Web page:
The Wall Street Journal’s Walt Mossberg scored the first review of the Apple TV wireless media streaming device and the big conclusion is that it “work[s] great…” for the average person. In other words, power users may feel that the Apple TV is a little too limited to appeal to them. As a power user, this news saddens me.
First, though, the good. The Apple TV was simple to set up and easily interacted with all six of the computers (three PCs and three Macs) Mossberg hooked up to his wireless network. Even though Mossberg is only rocking an 802.11g wireless network (Apple TV supports draft 802.11n), video streaming worked flawlessly. Well, flawlessly to a point, since Apple TV requires a TV with component or HDMI inputs. Essentially, what it does, it does well. Then again, it really doesn’t do all that much.
For whatever reason, Apple TV doesn’t stream photos. While Apple says that this feature will be added in subsequent revisions of the device’s firmware, it’s kind of silly to think that it can streams gigs and gigs of video data but not you’re pics from spring break. Oh, and you’d better already have all those videos on your computers’ hard drives because the Apple TV cannot download content directly from the Internet.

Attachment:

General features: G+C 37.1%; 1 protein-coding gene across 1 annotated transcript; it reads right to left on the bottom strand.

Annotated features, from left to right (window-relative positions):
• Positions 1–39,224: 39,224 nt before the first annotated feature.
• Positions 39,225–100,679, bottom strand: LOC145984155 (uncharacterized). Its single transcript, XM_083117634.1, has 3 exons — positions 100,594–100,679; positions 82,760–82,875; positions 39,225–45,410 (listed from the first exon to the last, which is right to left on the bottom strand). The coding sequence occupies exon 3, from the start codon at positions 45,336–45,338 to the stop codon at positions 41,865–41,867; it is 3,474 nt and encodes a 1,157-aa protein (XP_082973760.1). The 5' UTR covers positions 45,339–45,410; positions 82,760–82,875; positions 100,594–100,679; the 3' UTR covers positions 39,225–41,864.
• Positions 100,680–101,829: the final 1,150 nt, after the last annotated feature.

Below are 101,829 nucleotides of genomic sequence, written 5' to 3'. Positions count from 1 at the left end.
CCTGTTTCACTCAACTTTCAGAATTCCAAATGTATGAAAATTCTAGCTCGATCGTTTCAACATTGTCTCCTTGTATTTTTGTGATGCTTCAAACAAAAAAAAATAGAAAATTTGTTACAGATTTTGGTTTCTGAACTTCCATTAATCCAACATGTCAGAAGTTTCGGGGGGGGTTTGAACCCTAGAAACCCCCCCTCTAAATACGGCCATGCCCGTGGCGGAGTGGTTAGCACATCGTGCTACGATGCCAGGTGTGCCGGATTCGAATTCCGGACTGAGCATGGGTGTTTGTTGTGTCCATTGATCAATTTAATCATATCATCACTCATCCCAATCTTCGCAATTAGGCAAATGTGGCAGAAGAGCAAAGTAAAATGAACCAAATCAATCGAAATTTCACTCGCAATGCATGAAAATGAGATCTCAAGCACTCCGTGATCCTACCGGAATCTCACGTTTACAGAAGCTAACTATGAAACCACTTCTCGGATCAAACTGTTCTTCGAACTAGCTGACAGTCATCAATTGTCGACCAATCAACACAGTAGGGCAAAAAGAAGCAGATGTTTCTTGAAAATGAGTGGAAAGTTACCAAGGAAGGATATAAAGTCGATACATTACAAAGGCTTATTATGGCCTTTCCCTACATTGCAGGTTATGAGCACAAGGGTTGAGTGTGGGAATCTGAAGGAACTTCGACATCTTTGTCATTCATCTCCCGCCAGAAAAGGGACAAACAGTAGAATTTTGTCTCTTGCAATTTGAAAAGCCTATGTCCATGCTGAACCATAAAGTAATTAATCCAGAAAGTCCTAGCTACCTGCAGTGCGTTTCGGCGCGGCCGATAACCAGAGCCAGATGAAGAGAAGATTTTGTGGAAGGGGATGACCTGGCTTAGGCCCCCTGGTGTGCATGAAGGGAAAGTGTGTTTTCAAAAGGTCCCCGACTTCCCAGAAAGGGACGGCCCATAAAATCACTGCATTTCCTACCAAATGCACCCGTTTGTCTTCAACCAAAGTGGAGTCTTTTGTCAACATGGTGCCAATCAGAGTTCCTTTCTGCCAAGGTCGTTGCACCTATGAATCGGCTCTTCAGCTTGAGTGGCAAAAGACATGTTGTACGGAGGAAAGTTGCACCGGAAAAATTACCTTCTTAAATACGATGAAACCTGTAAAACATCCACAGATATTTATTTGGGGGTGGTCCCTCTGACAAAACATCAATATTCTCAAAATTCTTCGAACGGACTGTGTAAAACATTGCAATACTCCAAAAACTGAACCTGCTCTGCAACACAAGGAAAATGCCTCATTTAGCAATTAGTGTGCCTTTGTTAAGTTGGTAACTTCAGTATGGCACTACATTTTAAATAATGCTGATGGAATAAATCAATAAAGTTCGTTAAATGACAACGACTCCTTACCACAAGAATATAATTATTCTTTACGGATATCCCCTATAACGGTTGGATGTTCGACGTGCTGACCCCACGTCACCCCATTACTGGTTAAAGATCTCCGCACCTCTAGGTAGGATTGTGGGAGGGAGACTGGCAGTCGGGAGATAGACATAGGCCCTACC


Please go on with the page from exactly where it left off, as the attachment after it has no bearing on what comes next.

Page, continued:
So the Apple TV — John’s is winging its way over from Hong Kong right now — is a fine product for Joe Everyman out there. More advanced users might do well to build their own home theater PC. In fact, a properly configured Xbox 360 can stream media from a network to a TV, too, and download content directly for the Internet. While it probably won’t be as big a flop as the iPod Hi-Fi (remember that?), don’t expect the Apple TV to become a nano-like success overnight. Maybe with future updates these problems will be solved, but right now it’s definitely aimed at novices.